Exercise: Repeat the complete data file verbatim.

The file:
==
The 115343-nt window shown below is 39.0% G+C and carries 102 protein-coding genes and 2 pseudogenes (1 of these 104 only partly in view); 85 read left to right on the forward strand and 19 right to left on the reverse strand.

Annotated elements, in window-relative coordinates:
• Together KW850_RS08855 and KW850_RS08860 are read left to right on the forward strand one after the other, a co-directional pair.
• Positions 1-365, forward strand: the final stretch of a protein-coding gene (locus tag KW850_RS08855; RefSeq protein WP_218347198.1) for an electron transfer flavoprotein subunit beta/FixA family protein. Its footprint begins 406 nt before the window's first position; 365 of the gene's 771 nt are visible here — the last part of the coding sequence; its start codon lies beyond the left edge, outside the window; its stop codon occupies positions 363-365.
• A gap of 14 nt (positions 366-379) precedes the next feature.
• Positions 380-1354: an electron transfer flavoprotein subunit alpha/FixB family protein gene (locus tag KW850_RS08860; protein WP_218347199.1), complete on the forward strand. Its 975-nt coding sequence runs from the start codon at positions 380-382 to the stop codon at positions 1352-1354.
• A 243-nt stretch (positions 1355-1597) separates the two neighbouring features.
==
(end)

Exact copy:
The 115343-nt window shown below is 39.0% G+C and carries 102 protein-coding genes and 2 pseudogenes (1 of these 104 only partly in view); 85 read left to right on the forward strand and 19 right to left on the reverse strand.

Annotated elements, in window-relative coordinates:
• Together KW850_RS08855 and KW850_RS08860 are read left to right on the forward strand one after the other, a co-directional pair.
• Positions 1-365, forward strand: the final stretch of a protein-coding gene (locus tag KW850_RS08855; RefSeq protein WP_218347198.1) for an electron transfer flavoprotein subunit beta/FixA family protein. Its footprint begins 406 nt before the window's first position; 365 of the gene's 771 nt are visible here — the last part of the coding sequence; its start codon lies beyond the left edge, outside the window; its stop codon occupies positions 363-365.
• A gap of 14 nt (positions 366-379) precedes the next feature.
• Positions 380-1354: an electron transfer flavoprotein subunit alpha/FixB family protein gene (locus tag KW850_RS08860; protein WP_218347199.1), complete on the forward strand. Its 975-nt coding sequence runs from the start codon at positions 380-382 to the stop codon at positions 1352-1354.
• A 243-nt stretch (positions 1355-1597) separates the two neighbouring features.